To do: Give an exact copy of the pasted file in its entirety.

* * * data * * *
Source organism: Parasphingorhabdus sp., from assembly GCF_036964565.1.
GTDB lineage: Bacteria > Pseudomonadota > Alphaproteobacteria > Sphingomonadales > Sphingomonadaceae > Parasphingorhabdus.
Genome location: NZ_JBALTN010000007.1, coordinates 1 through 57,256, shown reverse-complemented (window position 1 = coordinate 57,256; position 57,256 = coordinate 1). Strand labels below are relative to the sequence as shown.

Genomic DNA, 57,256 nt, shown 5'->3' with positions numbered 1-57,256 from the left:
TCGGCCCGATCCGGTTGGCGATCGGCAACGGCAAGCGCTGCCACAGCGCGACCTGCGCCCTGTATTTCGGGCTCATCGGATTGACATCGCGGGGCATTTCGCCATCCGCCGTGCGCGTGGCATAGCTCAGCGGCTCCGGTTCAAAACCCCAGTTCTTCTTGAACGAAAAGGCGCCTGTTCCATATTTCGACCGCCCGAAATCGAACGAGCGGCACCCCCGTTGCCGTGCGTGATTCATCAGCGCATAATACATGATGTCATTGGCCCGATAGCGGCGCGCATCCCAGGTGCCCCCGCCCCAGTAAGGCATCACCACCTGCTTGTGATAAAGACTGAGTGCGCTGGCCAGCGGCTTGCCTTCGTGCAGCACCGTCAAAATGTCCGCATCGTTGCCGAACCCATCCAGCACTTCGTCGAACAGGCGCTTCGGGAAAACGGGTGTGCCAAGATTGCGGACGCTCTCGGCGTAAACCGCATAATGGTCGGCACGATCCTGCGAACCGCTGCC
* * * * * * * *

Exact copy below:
Source organism: Parasphingorhabdus sp., from assembly GCF_036964565.1.
GTDB lineage: Bacteria > Pseudomonadota > Alphaproteobacteria > Sphingomonadales > Sphingomonadaceae > Parasphingorhabdus.
Genome location: NZ_JBALTN010000007.1, coordinates 1 through 57,256, shown reverse-complemented (window position 1 = coordinate 57,256; position 57,256 = coordinate 1). Strand labels below are relative to the sequence as shown.

Genomic DNA, 57,256 nt, shown 5'->3' with positions numbered 1-57,256 from the left:
TCGGCCCGATCCGGTTGGCGATCGGCAACGGCAAGCGCTGCCACAGCGCGACCTGCGCCCTGTATTTCGGGCTCATCGGATTGACATCGCGGGGCATTTCGCCATCCGCCGTGCGCGTGGCATAGCTCAGCGGCTCCGGTTCAAAACCCCAGTTCTTCTTGAACGAAAAGGCGCCTGTTCCATATTTCGACCGCCCGAAATCGAACGAGCGGCACCCCCGTTGCCGTGCGTGATTCATCAGCGCATAATACATGATGTCATTGGCCCGATAGCGGCGCGCATCCCAGGTGCCCCCGCCCCAGTAAGGCATCACCACCTGCTTGTGATAAAGACTGAGTGCGCTGGCCAGCGGCTTGCCTTCGTGCAGCACCGTCAAAATGTCCGCATCGTTGCCGAACCCATCCAGCACTTCGTCGAACAGGCGCTTCGGGAAAACGGGTGTGCCAAGATTGCGGACGCTCTCGGCGTAAACCGCATAATGGTCGGCACGATCCTGCGAACCGCTGCC